Tuesday, November 12, 2013

An Outsider's View

First things first. Thank you to everyone for all of the nice things you said about the blog and such on my my "fairwell" post. It is very nice to know that what I did mattered and helped people. Also, there may be a couple of who got excited when you saw this post on your blog reader thinking I've come back. Unfortunately, that is not the case.

This is not a return to blogging for me. In fact, I currently don't have an active WoW account. I probably would reactivate it if I qualified for a Scroll of Resurrection, but I don't. Even if I did, most of the reasons I stopped playing and blogging remain. I am mainly posting this because it was hard for me not to get a little caught up in all of the Blizzcon shenanigans from this past weekend.

So, here is my "Outsider's" view of the Blizzcon announcements with one quick disclaimer. Since I have not been active in the game for more then a year now there is a good chance that with some of this stuff I don't have a clue what I'm talking about. Feel free to call me an idiot.

Mythic Raiding:

Ok, I admit that the main thing I wanted to comment on was the changes to the Raid Structure, or as I like to call it Vindication. If you are reading this you are probably a long time reader, and probably remember my posts on the 10 vs 25 debate. I was and still am apologetically pro 25-man raiding, and argued that equality of 10 and 25 man raiding would be very bad for 25 man raiding and Cataclysm proved me (and TONS of other people) right. Though I didn't spend a lot of time playing MoP, it was clear early on that Blizzard finally agreed there was a problem and were looking for a way to fix it. In WoD it looks like Blizzard is biting the bullet and finally doing whats right (and hopefully getting it right).

As and old raider who has never experienced a Flex raid this sounds like a near perfect set up. Mythic raiding kind of sets an unofficial standard raid size of 20, but at the lower levels it allows a guild to adjust based on the current situation. Lot of good people show up for the night, you can expand up to 25. If it's light night you can go with 15. If you have one or two people in the raid that are playing horribly and bringing the group down you can sit them for the night without hurting the group. Since most people raid below the highest level this makes a lot of sense.

Locking Mystic Raiding at 20 makes a lot of sense as well in my opinion. I know there are probably many hardcore 10-man raiders out there that hate this change and I honestly feel for them. However, when I played 25-mans were still the primary source for hardcore raiding, therefore it makes sense that Blizzard would lean to that size of raid. Also, a "Raid" should have this larger epic feel that is harder to get with smaller groups.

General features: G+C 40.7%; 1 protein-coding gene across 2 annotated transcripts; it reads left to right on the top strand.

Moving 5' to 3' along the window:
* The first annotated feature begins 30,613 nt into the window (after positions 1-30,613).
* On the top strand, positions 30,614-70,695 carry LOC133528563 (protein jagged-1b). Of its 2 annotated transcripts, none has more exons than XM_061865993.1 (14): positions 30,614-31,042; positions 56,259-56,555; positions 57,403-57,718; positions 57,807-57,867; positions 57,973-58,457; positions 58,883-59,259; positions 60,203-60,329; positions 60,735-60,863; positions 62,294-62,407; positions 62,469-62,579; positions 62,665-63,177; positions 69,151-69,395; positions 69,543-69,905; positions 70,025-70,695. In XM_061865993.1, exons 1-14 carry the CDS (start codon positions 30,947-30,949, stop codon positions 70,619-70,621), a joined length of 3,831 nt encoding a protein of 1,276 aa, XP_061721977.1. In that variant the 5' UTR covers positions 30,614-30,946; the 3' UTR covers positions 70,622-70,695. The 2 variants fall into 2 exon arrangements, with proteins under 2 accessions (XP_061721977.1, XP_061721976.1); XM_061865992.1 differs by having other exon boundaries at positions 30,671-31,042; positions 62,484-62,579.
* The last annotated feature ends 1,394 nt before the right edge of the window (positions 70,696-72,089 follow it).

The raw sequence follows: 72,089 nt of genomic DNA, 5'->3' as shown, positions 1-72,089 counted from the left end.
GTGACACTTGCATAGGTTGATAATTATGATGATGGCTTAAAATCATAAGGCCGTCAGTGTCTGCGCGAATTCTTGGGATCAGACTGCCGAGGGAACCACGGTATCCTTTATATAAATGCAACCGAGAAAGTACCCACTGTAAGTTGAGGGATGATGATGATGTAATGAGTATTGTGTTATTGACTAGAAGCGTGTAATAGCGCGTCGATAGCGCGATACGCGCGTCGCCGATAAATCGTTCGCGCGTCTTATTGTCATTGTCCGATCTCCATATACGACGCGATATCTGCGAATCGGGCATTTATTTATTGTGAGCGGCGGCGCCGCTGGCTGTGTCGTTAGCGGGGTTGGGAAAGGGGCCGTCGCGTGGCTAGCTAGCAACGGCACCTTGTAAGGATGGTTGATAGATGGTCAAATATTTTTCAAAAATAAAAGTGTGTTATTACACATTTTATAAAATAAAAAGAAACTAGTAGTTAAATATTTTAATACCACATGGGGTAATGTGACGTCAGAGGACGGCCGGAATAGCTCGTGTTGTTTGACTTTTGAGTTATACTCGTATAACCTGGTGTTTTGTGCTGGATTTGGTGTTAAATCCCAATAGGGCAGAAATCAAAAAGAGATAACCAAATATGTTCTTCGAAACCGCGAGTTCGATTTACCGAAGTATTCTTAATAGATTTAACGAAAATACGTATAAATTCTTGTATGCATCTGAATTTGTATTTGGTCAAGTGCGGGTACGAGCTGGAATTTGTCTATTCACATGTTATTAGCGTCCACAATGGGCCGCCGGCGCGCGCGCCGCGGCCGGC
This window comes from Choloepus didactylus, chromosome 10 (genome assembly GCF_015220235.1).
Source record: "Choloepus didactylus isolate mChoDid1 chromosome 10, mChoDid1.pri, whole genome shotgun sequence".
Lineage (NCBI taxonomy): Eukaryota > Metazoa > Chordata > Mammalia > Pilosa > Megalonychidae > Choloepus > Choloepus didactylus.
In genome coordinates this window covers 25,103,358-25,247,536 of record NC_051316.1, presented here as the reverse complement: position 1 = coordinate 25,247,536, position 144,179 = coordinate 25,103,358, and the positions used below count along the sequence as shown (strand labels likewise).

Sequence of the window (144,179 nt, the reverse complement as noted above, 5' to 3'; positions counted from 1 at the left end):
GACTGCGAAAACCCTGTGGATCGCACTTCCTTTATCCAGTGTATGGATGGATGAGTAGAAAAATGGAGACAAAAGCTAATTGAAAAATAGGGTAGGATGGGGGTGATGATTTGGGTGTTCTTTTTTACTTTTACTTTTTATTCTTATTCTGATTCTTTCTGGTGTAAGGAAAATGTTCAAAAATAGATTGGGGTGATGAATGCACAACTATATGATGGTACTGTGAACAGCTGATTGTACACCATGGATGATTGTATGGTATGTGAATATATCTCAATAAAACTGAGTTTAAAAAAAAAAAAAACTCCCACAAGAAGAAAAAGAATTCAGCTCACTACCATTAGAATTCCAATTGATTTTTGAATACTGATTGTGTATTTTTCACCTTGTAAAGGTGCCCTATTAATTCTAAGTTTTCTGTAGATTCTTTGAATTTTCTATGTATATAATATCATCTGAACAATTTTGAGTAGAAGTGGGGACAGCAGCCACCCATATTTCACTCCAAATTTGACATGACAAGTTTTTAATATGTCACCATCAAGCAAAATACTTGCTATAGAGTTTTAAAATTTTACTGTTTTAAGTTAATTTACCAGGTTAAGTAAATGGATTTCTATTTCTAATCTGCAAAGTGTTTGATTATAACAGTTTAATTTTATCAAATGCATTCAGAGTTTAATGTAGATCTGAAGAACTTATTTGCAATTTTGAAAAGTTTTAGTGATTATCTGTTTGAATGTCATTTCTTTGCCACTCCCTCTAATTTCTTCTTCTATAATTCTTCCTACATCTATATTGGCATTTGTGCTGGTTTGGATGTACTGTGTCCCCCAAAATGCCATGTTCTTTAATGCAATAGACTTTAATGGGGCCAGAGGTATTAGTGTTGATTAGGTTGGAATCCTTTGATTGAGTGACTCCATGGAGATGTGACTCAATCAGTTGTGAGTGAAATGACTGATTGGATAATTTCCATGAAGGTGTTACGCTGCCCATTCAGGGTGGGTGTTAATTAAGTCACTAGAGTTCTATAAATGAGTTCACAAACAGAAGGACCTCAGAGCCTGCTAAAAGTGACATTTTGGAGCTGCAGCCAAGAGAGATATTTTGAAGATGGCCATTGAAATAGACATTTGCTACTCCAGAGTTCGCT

As I've said, this change sounds good to me. My only question is if it's too little too late. I know there are a lot of things that have contributed to decline of subscriptions in WoW since WotLK, but I think equal 10s and 25s is one of the big ones. It destabilized a lot of guilds and helped cause many to fall apart. Having to look for a guild over and over again is part of the reason why I stopped playing. Hopefully, this will stabilize the remaining guilds and allow them to grow again.

Stat/Itemization Changes:

There are a lot changes being made and some I like more then others. However, On the whole, I think Blizzard is going the right direction. I don't know this for sure, but I bet that the demographics of the average WoW player have changed a lot over the past five years. The number of college kids with tons of free time has probably decreased and the number of working people with families has increased. Therefore, it makes a lot of sense to simplify the itemization to make it easier on busy adults. For example, I am a working parent with two kids. I raided late at night and went to work early in the morning. The time between work and raiding was spent with the family doing homework and making dinner, and didn't leave a lot of time for figuring the optimal set up after I got a new piece of gear the night before. So, in general I think these are good changes even though I may be a little nostalgic about some of them.